The Argentinian government is a federal system that is a confederation made up of provinces that are almost self-governing but are overseen by the federal government. There are 23 provinces and one “autonomous district” where Buenos Aires is. These provinces have the authority to make most decisions for themselves regarding their departments, which are then divided into municipalities. The city of Buenos Aires is considered its own province and is instead divided into districts, that the city government also has the authority to make decisions. They use ministries for decision-making regarding the finance, security, social development, health, education, labor, agriculture and various other aspects of society. This system has a major advantage, as each province would ideally make the best decisions regarding its own welfare as they would have the best knowledge to do so. However, the system does have disadvantages when it comes to fragmentation, as having this many divisions tends to create disconnect in various systems. This kind of fragmentation causes many problems as standards and regulations now vary from province to province; some may have higher or lower standards for various institutions that could potentially cause problems for its citizens. This seems similar to the government system of the United States as both state governments and the federal government have the authority to make various decisions, but the federal government has significantly more authority in the US in comparison to Argentina as it has the power to make national regulations.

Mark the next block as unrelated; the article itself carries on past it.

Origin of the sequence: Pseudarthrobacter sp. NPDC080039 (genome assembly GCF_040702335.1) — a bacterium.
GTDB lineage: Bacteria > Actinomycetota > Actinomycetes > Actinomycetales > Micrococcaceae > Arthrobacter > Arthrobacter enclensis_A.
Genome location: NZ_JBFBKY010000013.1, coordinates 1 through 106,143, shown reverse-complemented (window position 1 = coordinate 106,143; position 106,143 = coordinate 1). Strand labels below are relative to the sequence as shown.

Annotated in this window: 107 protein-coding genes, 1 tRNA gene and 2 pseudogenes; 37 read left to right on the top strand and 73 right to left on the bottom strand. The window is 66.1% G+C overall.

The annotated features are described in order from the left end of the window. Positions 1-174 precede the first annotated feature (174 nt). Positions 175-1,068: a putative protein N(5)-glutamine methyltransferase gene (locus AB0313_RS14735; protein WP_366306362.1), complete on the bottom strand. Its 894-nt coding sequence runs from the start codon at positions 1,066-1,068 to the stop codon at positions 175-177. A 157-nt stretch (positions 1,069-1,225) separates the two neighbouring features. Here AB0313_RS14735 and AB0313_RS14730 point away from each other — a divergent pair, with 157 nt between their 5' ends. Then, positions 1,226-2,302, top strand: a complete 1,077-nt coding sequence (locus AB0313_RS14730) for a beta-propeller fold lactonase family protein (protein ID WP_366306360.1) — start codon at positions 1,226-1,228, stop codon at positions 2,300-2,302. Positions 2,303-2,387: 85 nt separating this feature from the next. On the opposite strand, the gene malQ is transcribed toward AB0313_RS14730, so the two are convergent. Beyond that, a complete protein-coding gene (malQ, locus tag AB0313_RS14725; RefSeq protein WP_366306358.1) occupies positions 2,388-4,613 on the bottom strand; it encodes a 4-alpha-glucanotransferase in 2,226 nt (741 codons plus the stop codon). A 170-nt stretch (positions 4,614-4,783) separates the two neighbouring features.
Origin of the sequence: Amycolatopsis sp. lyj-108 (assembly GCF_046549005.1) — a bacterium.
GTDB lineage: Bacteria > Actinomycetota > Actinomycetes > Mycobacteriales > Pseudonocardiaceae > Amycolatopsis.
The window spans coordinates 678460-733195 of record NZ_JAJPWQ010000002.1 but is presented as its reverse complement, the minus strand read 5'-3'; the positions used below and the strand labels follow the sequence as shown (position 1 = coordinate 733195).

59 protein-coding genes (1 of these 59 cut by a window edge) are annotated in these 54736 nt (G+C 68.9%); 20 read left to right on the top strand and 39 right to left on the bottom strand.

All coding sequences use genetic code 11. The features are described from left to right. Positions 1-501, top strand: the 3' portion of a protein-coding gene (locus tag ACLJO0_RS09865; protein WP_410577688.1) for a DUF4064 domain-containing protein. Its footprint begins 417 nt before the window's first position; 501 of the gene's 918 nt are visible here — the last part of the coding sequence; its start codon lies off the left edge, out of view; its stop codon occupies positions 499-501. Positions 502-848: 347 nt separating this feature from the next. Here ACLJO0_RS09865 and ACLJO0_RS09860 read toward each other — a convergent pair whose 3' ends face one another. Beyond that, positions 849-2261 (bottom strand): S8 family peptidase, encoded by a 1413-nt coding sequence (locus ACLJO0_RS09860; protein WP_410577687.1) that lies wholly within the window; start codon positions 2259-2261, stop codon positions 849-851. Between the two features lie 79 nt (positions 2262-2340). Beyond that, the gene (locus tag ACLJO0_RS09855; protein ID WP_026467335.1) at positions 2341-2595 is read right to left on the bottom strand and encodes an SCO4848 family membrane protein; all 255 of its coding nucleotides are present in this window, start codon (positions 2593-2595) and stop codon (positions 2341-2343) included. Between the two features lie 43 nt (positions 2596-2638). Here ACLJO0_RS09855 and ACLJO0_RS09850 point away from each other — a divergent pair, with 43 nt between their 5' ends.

The federal system has a Ministry of Health that theoretically provides regulations but in reality, these provinces hold the majority of the power. Instead, the Ministry’s authority is reduced to simply making suggestions and attempting to incentivize the provinces to listen to them. This could also create problems regarding various standards in the medical field, including the upkeep of public hospitals and community health centers, and prescriptions. However, as a result of this fragmentation there is a national regulator called ANMAT that attempts to provide some sort of national standardization for issues regarding drugs, food and medicine. Their system overall is fragmented but their national government exists to provide oversight.